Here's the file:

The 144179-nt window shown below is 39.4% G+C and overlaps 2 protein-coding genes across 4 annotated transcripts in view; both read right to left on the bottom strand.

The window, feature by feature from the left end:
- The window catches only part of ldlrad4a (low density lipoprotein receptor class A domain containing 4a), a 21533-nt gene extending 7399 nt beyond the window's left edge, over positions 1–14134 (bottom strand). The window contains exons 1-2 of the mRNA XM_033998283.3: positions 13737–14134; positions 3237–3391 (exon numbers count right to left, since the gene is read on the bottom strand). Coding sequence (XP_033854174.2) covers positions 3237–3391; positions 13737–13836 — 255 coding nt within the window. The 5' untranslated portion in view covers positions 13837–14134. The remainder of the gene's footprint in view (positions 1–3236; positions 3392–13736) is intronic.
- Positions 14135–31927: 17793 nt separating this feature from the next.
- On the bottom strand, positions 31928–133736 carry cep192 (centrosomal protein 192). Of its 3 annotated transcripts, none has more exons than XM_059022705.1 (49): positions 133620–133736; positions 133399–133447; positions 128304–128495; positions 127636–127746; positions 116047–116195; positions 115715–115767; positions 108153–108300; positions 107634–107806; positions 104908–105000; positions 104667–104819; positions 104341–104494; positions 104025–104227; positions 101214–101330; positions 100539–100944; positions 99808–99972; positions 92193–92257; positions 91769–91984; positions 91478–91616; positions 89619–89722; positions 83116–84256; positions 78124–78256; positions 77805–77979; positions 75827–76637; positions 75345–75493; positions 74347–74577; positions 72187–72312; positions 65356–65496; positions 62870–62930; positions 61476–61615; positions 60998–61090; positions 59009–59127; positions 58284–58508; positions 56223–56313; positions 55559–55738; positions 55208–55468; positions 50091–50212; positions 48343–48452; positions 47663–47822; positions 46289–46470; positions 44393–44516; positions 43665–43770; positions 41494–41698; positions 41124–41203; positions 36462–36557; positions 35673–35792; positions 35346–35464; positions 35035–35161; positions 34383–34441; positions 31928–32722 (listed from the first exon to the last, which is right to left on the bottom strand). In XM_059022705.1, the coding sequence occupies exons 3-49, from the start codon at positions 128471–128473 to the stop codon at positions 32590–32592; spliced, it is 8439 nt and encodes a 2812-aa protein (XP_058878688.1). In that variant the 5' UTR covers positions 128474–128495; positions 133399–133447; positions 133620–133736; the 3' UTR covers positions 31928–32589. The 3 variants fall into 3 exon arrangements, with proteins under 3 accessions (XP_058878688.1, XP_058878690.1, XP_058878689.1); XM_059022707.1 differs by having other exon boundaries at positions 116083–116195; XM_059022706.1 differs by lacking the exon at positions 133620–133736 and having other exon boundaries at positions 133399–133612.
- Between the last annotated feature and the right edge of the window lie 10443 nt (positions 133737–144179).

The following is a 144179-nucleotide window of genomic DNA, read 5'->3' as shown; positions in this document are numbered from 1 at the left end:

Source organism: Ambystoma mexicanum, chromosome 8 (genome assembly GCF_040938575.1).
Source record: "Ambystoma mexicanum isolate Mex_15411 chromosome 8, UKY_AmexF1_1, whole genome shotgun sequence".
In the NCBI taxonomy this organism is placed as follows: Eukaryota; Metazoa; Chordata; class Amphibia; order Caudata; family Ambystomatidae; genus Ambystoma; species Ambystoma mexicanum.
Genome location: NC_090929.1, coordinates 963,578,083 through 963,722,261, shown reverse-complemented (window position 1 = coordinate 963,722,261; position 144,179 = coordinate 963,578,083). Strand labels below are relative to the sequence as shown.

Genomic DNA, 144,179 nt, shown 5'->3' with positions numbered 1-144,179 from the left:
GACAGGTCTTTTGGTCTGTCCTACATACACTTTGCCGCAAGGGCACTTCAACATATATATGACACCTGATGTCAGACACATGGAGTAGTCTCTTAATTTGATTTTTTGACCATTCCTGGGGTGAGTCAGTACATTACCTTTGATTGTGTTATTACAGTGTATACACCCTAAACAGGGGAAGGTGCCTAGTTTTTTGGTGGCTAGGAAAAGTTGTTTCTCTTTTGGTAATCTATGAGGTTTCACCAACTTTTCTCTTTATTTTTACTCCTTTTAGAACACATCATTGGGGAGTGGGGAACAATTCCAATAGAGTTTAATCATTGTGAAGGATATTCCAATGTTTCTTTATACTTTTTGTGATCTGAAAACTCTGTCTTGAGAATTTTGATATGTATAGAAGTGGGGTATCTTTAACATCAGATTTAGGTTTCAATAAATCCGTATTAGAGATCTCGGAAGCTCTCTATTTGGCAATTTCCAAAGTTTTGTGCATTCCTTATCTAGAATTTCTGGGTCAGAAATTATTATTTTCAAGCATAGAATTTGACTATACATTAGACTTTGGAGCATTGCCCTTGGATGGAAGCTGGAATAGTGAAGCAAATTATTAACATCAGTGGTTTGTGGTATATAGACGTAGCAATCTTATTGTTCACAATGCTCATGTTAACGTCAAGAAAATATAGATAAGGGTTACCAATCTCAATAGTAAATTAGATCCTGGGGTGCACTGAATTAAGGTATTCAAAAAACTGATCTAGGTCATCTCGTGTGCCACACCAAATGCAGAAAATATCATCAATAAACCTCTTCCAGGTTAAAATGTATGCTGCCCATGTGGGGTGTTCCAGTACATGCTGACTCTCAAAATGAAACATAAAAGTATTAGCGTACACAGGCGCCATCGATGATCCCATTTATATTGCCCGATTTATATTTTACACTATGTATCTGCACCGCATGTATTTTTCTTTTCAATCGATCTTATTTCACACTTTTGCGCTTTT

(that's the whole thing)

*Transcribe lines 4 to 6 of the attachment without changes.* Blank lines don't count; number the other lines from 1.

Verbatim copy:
- Positions 14135–31927: 17793 nt separating this feature from the next.
- On the bottom strand, positions 31928–133736 carry cep192 (centrosomal protein 192). Of its 3 annotated transcripts, none has more exons than XM_059022705.1 (49): positions 133620–133736; positions 133399–133447; positions 128304–128495; positions 127636–127746; positions 116047–116195; positions 115715–115767; positions 108153–108300; positions 107634–107806; positions 104908–105000; positions 104667–104819; positions 104341–104494; positions 104025–104227; positions 101214–101330; positions 100539–100944; positions 99808–99972; positions 92193–92257; positions 91769–91984; positions 91478–91616; positions 89619–89722; positions 83116–84256; positions 78124–78256; positions 77805–77979; positions 75827–76637; positions 75345–75493; positions 74347–74577; positions 72187–72312; positions 65356–65496; positions 62870–62930; positions 61476–61615; positions 60998–61090; positions 59009–59127; positions 58284–58508; positions 56223–56313; positions 55559–55738; positions 55208–55468; positions 50091–50212; positions 48343–48452; positions 47663–47822; positions 46289–46470; positions 44393–44516; positions 43665–43770; positions 41494–41698; positions 41124–41203; positions 36462–36557; positions 35673–35792; positions 35346–35464; positions 35035–35161; positions 34383–34441; positions 31928–32722 (listed from the first exon to the last, which is right to left on the bottom strand). In XM_059022705.1, the coding sequence occupies exons 3-49, from the start codon at positions 128471–128473 to the stop codon at positions 32590–32592; spliced, it is 8439 nt and encodes a 2812-aa protein (XP_058878688.1). In that variant the 5' UTR covers positions 128474–128495; positions 133399–133447; positions 133620–133736; the 3' UTR covers positions 31928–32589. The 3 variants fall into 3 exon arrangements, with proteins under 3 accessions (XP_058878688.1, XP_058878690.1, XP_058878689.1); XM_059022707.1 differs by having other exon boundaries at positions 116083–116195; XM_059022706.1 differs by lacking the exon at positions 133620–133736 and having other exon boundaries at positions 133399–133612.
- Between the last annotated feature and the right edge of the window lie 10443 nt (positions 133737–144179).